Pancreatitis In Dogs - Signs & Diet Management

Even if your dog is not showing symptoms of pancreatitis, it is a good idea to educate yourself and know what to look for -- and what to do -- in the event your pooch suffers an attack because time is of the essence!

Many dog owners will not notice the signs right away or confuse the symptoms with something less serious. Pancreatitis in dogs can become life-threatening when not dealt with quickly.

As per the American Animal Hospital Association, pancreatitis is a painful inflammation of the pancreas that can make pets extremely ill. The pancreas is an abdominal organ located just below the stomach that produces digestive enzymes to break down dietary fats, proteins, and carbohydrates.... pancreatitis can lead to dehydration, organ damage, diabetes, insufficient enzyme production, and, in severe cases, death.¹

There are two forms of pancreatitis: acute and chronic:

An acute attack is an actual episode that may be a one-off situation that doesn't become a long-term issue. Chronic pancreatitis cases are an ongoing issue that needs to be monitored and treated to avoid or at least minimizes, recurrences of acute pancreatitis attacks.

Dogs of any breed, sex or age can get pancreatitis but there are many factors that can trigger your pup to have an attack.Sick dog with stethoscope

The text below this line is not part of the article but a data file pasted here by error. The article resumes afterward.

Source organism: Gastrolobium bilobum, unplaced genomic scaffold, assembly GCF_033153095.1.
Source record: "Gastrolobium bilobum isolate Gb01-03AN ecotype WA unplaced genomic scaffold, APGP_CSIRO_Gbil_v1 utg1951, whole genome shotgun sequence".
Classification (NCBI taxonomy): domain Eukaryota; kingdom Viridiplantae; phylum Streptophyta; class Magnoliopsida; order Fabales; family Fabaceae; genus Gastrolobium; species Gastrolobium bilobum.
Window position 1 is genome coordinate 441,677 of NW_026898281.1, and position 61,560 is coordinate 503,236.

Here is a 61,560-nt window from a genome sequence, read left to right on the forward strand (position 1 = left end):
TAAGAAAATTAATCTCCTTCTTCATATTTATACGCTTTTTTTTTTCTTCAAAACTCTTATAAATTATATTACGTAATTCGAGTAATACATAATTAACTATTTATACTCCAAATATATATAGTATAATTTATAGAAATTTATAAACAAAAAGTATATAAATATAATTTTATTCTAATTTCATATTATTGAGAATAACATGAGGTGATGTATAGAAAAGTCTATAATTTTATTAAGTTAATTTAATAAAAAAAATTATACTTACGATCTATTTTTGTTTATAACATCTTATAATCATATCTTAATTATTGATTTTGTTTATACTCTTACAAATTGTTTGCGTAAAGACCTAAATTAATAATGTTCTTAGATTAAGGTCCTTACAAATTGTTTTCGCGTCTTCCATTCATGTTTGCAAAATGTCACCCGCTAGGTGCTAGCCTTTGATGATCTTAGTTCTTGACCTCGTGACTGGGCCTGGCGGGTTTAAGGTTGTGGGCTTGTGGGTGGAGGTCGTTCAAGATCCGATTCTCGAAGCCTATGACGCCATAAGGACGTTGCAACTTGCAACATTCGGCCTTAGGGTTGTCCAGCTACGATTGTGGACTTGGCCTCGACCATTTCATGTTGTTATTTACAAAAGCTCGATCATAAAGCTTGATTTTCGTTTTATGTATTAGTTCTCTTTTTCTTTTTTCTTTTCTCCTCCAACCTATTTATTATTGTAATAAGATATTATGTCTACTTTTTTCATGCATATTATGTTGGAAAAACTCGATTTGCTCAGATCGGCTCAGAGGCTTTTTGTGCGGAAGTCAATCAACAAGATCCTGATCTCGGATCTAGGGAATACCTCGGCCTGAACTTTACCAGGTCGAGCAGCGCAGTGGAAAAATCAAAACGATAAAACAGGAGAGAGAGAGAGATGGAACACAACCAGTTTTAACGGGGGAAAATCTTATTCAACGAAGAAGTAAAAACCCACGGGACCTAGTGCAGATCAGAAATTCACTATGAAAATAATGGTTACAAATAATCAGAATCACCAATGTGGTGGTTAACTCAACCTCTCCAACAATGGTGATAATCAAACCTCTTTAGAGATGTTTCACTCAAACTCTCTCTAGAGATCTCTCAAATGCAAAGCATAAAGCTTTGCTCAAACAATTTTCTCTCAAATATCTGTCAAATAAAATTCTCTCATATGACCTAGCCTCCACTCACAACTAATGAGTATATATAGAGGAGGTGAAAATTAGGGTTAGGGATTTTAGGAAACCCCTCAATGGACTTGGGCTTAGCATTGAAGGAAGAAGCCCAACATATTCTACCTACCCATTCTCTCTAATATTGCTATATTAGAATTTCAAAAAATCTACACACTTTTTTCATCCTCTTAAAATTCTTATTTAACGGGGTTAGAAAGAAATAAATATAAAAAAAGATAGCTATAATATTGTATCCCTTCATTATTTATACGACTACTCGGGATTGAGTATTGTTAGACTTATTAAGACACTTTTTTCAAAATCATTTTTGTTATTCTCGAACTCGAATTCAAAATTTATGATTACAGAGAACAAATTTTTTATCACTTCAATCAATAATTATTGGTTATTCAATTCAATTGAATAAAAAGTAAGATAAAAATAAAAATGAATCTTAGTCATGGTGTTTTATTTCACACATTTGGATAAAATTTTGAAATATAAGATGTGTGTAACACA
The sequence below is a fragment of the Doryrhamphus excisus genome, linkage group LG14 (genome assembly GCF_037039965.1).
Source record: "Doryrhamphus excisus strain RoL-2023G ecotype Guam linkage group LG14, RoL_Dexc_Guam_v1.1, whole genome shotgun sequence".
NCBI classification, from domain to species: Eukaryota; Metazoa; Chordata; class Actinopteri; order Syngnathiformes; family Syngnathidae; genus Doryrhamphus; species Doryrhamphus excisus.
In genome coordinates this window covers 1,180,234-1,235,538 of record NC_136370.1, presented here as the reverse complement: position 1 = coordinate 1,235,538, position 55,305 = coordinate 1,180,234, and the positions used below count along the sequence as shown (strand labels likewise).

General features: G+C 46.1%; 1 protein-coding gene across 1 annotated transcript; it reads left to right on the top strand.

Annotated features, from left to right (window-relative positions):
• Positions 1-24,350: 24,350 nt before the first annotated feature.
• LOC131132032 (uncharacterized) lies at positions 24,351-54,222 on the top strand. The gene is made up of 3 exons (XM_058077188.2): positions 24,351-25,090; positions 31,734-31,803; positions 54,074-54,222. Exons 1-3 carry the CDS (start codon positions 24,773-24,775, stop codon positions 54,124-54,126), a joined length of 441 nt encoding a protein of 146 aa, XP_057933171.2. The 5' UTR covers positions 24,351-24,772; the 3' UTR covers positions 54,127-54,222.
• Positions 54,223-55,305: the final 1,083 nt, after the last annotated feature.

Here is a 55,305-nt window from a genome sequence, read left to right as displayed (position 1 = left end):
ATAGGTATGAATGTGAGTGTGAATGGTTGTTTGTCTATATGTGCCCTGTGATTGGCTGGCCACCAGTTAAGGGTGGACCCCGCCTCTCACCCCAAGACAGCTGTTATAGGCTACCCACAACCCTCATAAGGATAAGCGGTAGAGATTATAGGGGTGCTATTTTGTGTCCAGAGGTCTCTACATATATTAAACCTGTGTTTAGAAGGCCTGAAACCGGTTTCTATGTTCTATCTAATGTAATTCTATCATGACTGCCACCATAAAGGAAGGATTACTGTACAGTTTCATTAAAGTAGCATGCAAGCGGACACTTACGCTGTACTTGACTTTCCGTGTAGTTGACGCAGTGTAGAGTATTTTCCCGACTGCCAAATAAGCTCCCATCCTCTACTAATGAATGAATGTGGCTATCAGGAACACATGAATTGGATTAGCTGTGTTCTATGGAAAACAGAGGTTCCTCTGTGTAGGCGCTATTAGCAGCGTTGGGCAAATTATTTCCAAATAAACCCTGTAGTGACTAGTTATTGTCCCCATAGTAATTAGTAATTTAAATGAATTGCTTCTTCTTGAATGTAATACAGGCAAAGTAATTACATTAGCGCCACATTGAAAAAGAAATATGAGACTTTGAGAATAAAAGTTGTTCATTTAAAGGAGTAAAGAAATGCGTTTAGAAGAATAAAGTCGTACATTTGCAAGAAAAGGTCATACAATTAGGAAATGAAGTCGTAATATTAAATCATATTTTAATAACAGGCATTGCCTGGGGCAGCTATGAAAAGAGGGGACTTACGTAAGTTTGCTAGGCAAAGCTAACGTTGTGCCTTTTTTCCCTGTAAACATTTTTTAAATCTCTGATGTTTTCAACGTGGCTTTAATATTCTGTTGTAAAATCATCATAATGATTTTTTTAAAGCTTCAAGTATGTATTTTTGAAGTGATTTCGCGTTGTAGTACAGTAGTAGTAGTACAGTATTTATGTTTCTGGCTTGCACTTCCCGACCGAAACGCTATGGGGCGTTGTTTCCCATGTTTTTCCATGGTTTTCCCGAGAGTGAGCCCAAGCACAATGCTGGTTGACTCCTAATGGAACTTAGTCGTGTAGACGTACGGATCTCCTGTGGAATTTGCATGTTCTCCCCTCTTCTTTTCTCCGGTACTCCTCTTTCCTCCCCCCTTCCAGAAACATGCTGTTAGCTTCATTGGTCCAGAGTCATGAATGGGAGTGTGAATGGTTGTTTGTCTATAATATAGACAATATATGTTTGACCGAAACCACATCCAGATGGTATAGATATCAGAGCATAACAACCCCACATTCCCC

Here are a few of the bigger causes of pancreatitis in dogs:

  • Dogs with a high-fat diet. This can come from their meals, too many table scraps, or scavengers who eat anything they come across!
  • Obesity - often related back to poor diet
  • Certain medications or toxins that can damage the pancreas
  • Genetics - certain breeds like Cocker Spaniels, Dachshunds, miniature Schnauzers, Poodles and Yorkies have a higher risk of developing pancreatitis and having it become a chronic condition
  • Diabetes mellitus


Your dog’s diet plays an important role in allowing the pancreas to work as it should. When choosing a suitable diet for your dog there are many things to consider: